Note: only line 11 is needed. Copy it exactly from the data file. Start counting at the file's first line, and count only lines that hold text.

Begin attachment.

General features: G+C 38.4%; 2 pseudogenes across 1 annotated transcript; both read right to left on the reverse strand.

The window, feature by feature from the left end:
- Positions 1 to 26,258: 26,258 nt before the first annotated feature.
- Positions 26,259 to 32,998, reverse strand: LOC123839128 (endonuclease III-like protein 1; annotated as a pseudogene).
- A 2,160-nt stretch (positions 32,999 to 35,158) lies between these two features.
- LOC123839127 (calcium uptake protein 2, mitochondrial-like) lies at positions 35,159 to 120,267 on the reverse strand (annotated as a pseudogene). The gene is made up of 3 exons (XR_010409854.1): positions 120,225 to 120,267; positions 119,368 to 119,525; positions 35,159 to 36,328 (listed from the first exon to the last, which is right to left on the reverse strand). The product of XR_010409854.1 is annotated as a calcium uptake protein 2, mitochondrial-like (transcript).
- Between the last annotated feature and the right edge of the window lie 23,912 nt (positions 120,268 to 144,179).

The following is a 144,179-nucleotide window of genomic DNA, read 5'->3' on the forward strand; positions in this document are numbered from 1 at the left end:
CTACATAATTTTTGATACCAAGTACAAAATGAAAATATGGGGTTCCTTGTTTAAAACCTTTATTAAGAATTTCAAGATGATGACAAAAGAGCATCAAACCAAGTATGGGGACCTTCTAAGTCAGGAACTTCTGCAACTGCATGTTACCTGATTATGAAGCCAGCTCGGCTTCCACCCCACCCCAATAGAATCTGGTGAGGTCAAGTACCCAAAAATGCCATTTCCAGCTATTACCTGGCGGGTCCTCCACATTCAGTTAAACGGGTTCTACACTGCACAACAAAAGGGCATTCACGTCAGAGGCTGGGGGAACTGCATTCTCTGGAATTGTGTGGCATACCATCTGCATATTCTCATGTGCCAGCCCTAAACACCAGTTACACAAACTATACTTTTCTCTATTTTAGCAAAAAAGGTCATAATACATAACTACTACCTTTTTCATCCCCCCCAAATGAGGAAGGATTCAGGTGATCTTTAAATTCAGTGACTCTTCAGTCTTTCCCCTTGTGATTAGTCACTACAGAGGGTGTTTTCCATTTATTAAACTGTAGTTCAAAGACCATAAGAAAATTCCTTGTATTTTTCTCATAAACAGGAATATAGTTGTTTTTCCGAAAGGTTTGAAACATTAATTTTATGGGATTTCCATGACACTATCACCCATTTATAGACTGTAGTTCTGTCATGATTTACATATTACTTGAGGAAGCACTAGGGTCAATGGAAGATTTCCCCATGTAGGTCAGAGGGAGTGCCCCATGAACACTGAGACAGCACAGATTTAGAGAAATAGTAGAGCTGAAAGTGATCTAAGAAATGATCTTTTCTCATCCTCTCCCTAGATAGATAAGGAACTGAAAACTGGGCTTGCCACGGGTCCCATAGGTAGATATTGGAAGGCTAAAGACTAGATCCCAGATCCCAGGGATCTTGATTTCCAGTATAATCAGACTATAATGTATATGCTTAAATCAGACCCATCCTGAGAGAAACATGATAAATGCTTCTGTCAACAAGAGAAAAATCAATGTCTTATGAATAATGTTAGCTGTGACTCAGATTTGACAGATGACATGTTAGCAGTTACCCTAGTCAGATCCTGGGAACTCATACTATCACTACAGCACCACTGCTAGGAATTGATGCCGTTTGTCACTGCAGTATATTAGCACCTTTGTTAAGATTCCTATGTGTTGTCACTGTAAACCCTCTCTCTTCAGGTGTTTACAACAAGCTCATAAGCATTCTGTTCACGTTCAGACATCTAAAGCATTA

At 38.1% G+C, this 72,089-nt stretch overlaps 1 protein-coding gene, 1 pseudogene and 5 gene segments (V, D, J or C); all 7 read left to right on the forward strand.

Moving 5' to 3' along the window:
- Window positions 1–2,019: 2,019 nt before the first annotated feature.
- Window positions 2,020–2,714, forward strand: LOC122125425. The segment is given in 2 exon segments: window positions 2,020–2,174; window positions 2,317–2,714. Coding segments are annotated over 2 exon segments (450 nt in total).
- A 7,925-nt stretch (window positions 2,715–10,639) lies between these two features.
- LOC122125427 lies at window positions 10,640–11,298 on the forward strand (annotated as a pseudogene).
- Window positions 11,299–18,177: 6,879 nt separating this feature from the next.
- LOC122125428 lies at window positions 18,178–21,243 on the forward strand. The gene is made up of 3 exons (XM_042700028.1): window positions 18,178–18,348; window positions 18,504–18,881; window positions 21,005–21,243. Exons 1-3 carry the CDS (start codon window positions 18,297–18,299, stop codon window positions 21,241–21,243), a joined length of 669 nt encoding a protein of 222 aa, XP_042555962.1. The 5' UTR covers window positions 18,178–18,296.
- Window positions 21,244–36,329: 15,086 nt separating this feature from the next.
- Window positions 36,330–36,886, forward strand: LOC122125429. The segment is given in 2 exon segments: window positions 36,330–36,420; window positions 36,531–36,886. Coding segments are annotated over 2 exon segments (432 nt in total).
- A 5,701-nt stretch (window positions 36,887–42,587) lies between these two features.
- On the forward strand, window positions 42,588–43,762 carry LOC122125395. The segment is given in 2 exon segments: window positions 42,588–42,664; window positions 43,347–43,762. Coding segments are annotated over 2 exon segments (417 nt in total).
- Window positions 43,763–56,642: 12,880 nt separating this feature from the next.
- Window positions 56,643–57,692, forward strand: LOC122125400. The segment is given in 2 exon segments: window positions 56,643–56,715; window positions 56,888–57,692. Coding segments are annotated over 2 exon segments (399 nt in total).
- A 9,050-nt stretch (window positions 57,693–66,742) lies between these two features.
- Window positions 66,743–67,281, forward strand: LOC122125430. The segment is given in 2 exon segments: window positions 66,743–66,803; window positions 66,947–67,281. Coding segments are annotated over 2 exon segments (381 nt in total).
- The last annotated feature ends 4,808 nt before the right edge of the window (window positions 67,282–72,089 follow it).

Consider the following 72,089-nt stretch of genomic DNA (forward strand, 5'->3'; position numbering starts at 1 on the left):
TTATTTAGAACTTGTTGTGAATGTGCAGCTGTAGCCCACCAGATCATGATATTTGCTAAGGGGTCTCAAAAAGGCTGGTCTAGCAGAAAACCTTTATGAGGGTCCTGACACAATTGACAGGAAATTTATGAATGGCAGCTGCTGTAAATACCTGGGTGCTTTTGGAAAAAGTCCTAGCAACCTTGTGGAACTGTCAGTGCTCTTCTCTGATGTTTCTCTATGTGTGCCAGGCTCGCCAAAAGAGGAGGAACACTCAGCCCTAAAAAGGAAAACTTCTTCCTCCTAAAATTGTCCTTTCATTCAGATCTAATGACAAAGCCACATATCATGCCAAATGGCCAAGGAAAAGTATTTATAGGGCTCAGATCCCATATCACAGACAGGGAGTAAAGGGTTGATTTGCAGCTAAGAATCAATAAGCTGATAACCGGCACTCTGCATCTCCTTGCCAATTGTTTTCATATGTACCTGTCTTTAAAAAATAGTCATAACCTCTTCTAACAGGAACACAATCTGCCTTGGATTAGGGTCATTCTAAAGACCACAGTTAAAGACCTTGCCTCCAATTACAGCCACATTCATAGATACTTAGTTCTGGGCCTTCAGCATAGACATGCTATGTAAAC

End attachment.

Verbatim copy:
Moving 5' to 3' along the window: